Spectacular Roadway

Trip Start Jan 13, 2009
Trip End May 17, 2009

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Where I stayed
Rattana Gueat House

Flag of Lao Peoples Dem Rep  ,
Monday, March 16, 2009

Got back to Luang Prabang and was able to Skype Air Canada and on the second attempt got a clear enough line to change my ticket.  I am now scheduled to return on May 17.  I had no trouble getting connections from Bangkok to Seoul Korea and Seoul to Vancouver, but couldn't get any space from Vancouver to Calgary.  I have a pretty lousy return route - I think a long wait in Vancouver so I hope I can see Val and Lyle at least, and an overnighter in the airport in Seoul I think.  Haven't looked too closely at it as it seems a long way away.  At least I will be coming back to full summer.  Nice.
Bought some gifts and a bunch of fabric at the amazing night market and shipped it home by sea.  I hope, as with the shipment from Hoi An Vietnam and the tribal wear from Hanoi that this one makes it.  You just never know.  You pays your monies and takes your chances!!!!
I am not sure what the next couple of months will bring but I do know the time goes by really quickly.
Luang Prabang to Vien Vang - six hours of the most spectacular (there is that word again) roadway.  I had been forewarned to sit at the front of any vehicle, take Gravol and a plastic puke bag, assess other travelers for pukability and try to stay away from the weak looking ones, and so on.
The night before, at my lovely family run guesthouse, the family had offered to take me to Vien Vang with them in the morning.  One sister and her brother were going to Vientiane the next day - a journey of about 9 or 10 hours and VV was on the way, six hours down the road.  I was very happy as they have a shiny new van and I could have a ton of room, my stuff wouldn't be squished, they probably were not puckers, I could visit with them and learn more about Laos and we could stop along the way.  This sister is a doctor and she spoke perfect English and it was kind of neat because the elderly neighbors would come by the guest house in the morning to have their blood pressure checked and their ailments seen to before she headed off to the hospital. The offer of a private ride, I knew for sure it was Karma being returned for the money I had given to the stranded traveler.  All good.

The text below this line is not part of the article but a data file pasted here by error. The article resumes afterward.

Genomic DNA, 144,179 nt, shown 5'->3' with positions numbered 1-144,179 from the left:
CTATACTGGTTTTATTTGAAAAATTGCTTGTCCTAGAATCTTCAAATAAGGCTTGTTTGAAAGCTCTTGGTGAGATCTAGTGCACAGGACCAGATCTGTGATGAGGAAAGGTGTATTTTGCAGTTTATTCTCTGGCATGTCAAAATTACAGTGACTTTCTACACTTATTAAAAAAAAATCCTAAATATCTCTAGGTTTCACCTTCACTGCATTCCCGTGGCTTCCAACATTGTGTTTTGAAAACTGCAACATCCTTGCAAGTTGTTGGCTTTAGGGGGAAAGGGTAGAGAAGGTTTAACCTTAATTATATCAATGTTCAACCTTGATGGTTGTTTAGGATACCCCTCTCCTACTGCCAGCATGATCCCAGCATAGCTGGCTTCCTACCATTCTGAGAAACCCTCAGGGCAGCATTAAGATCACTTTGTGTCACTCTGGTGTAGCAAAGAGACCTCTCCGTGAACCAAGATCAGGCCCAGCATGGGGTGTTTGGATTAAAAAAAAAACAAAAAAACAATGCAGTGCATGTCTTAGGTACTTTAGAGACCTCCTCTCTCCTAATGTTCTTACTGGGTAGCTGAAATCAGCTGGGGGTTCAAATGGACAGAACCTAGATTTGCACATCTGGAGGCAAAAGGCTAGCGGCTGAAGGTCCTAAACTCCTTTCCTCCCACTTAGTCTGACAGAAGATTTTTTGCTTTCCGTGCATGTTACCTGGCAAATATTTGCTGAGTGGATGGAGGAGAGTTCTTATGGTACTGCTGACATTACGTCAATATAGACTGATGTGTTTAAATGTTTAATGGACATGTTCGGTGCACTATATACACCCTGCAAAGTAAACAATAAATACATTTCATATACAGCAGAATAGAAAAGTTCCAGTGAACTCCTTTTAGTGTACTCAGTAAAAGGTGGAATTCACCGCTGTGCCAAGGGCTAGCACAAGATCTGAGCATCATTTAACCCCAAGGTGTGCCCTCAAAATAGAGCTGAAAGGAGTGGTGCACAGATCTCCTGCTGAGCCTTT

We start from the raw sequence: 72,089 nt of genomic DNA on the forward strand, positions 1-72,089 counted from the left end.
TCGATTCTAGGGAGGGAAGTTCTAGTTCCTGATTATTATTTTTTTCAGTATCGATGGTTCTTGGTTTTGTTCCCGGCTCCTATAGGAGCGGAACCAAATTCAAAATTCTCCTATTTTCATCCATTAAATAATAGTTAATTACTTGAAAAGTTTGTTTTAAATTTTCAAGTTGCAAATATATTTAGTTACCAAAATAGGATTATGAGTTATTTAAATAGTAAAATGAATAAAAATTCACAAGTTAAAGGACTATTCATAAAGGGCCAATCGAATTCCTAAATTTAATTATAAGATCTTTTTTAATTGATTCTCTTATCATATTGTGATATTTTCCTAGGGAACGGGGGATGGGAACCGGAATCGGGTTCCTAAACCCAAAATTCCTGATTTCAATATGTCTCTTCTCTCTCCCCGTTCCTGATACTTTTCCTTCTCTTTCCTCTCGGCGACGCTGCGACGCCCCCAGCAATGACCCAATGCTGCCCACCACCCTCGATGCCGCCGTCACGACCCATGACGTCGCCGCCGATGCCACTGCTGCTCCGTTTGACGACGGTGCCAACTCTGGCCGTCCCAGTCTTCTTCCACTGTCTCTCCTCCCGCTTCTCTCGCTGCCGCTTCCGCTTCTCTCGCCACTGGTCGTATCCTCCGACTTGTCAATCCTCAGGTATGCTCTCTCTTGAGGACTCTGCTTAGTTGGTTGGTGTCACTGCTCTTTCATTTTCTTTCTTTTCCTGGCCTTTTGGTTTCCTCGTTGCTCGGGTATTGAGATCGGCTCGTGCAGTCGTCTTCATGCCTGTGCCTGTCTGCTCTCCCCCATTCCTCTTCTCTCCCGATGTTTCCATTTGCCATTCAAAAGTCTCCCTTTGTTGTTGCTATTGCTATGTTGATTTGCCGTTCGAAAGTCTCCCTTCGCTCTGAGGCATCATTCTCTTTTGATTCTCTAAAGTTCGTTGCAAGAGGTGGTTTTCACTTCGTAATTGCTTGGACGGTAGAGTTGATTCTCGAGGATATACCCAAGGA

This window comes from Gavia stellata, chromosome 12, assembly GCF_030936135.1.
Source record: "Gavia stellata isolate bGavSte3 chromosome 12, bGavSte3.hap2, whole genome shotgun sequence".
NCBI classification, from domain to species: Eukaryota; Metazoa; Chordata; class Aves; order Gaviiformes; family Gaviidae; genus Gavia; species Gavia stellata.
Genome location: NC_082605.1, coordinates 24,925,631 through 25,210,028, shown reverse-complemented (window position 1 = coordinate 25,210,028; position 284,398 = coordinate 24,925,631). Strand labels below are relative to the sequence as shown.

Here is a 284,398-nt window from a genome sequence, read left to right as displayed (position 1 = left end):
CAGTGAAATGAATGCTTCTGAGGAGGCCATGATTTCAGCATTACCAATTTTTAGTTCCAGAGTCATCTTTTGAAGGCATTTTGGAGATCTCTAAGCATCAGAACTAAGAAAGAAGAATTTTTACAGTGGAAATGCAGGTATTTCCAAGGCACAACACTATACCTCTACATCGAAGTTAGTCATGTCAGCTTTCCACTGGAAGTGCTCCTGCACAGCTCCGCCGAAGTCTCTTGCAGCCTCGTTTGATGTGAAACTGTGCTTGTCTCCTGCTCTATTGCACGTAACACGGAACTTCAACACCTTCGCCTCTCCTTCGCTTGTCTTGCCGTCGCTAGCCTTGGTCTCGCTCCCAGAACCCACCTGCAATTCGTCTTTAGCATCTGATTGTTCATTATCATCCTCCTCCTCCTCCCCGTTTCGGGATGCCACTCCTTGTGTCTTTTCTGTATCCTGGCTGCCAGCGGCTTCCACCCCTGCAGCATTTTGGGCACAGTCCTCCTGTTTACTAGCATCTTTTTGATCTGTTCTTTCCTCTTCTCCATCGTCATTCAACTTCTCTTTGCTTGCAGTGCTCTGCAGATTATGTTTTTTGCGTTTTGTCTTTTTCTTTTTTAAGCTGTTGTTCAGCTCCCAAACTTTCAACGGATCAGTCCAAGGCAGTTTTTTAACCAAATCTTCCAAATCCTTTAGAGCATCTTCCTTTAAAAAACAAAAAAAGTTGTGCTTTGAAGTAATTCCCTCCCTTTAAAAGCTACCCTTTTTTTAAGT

Got ready and then was told that there had been a change in plans - they were not going to be able to leave when they had planned, had to take other family members and had called for a minivan for me instead so that I would not be inconvienced. Nice but not great.
The minivan - I did get the front seat:  age and determination have their rewards.  I did not however get the good front seat - got the middle jump seat so no full back, no head rest and the seat was positioned a little back.  The road is wild.  It is only about 200 kms to VV but takes at least 6 hours, more if you hit things or people.  Six hours of hairpin curves through gigantic mountains and through villages that have been built in the most unusual places.  Nearly every town was built at the very top of the mountain, bamboo houses and stores directly on the lane and a half roadway, forcing everyone to walk fully on the highway. The front doors open directly onto the asphalt and the back of the houses on stilts, perched over a 500 or 600m drop.  Wild to live, wild to drive through as we were continuously dodging tiny children playing in their front doorways, dogs, chickens, goats, cows, motorcycles, kids on bikes going to school, and pushcarts of goods for sale.  Nowhere to swerve as there is oncoming traffic and nowhere for the animals or people to go to escape. Nonstop near misses and me, in the front seat, unable to steady myself, flying back and forth with my shoulders bashing between the two real front seats.  My arms were very bruised within the first hour and I tried to figure out a way to hang on as the van flipped back and forth, up and down the hairpin curves. 
We never went over 30 km through the mountains, yet it still was enough velocity to get battered up and a pretty sore neck from the whiplash.